Historic Highway 1 Designated the ’Ultimate Road Trip’

The curvy, two-lane Pacific Coast Highway hugs the western edge of where the ocean laps into California, sometimes just feet from the highway.

📅   Sat September 05, 2015 - National Edition
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Sunset Magazine reported that of the 150 National Scenic Byways and All-American Roads across the United States, none have the “wind-in-your-hair charisma” of Highway 1.
Sunset Magazine reported that of the 150 National Scenic Byways and All-American Roads across the United States, none have the “wind-in-your-hair charisma” of Highway 1.

California has 72 Officially Designated Scenic Highways, but only one has been named the “Ultimate Highway Trip,” by Sunset Magazine this June: Highway 1.

The curvy, two-lane Pacific Coast Highway hugs the western edge of where the ocean laps into California, sometimes just feet from the highway or below breathtaking cliffs. Since it was built, people have ventured along the coastal route to take in majestic sunsets, walk along trails, enjoy beaches and waterfalls, watch whales migrate, and more.

“Highway 1 has historical significance for California. In 1912, it was the first highway we awarded a contract to build and in 1937 it was the first north-south state route completed.” said Caltrans Director Malcolm Dougherty. “It also offers sights you just won’t find anywhere else.”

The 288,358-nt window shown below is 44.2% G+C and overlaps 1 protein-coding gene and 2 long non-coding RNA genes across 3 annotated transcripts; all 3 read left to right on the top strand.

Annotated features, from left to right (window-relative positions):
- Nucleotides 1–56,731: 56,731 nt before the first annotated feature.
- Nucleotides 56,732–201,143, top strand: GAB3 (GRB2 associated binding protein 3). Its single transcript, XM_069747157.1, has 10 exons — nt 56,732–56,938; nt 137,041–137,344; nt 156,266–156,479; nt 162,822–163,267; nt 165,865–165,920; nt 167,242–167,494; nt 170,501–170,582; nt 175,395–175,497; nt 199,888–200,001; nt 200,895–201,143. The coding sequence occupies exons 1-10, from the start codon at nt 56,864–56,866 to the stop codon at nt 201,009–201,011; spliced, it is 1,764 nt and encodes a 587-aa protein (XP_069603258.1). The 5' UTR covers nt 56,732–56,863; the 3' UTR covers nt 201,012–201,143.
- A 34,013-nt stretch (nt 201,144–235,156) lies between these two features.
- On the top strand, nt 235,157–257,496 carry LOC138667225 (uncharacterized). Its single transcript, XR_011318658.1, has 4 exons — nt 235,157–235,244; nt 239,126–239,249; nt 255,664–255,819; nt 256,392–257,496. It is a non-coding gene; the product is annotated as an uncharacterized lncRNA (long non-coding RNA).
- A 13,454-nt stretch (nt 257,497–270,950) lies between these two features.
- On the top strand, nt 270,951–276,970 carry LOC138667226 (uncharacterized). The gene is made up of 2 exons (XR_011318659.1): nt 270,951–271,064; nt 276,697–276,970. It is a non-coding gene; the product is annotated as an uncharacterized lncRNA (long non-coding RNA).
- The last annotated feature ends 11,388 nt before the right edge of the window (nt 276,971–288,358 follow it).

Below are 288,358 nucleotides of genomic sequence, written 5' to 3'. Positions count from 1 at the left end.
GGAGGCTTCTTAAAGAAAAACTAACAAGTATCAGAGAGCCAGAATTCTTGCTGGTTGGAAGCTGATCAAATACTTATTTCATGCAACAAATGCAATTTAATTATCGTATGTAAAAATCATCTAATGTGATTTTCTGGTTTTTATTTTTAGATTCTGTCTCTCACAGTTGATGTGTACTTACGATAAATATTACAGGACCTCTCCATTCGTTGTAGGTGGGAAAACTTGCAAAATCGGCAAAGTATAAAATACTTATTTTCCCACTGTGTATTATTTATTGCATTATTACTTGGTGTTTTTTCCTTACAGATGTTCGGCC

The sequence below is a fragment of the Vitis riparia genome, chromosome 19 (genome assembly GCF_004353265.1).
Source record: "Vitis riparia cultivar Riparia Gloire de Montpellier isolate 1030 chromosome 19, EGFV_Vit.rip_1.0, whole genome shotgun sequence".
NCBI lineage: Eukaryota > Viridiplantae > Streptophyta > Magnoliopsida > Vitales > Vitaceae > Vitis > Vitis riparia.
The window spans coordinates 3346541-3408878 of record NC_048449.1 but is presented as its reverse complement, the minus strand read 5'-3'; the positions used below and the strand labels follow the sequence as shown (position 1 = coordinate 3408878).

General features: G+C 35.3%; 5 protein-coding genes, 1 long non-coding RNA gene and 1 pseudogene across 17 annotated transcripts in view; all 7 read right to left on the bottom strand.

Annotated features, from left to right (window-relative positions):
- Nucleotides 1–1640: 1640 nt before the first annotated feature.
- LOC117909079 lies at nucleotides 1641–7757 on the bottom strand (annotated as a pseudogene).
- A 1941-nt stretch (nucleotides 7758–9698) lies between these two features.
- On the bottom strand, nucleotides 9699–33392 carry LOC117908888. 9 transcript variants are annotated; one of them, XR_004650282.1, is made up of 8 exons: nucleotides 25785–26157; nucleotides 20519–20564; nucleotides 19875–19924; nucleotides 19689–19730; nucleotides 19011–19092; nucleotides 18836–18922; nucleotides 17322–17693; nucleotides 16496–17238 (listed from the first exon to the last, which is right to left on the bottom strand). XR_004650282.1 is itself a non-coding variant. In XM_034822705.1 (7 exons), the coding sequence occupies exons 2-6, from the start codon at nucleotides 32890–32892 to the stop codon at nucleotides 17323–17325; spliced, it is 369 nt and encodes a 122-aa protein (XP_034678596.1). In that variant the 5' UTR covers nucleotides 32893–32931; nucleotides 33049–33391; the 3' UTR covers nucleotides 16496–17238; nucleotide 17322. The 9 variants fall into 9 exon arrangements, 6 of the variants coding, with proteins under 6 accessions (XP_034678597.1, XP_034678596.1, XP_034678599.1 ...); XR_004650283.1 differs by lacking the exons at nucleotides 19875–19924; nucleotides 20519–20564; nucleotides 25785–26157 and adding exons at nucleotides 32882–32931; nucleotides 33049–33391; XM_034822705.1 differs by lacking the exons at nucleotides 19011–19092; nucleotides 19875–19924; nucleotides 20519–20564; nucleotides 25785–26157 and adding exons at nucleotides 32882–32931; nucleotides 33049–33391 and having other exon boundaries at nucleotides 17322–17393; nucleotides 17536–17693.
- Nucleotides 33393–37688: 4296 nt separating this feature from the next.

Sunset Magazine reported that of the 150 National Scenic Byways and All-American Roads across the United States, none have the “wind-in-your-hair charisma” of Highway 1.

The magazine’s editorial board selected California’s Highway 1 for its first 2015 Western Icon Travel Award. The magazine is a guide to living in the West and the first-time awards honor the West’s top destinations in lodging, dining, cultural tourism, outdoor adventure, environmental stewardship and more. Highway 1 is featured in the June print and online editions, reaching more than 6 million viewers.

The most famous segment of Highway 1 passes through Big Sur along the Central Coast. The Pacific Coast Highway starts at Dana Point in Orange County and hugs the coastline up through Southern California beaches, hidden Central Coast coves, the bustling city of San Francisco and tunnels through the once-treacherous Devil’s Slide.

While thousands of motorists partake in the experience, many of its travelers are bicyclists riding along a longer route along the Pacific Coast Bike Route from Canada to California’s southernmost beach.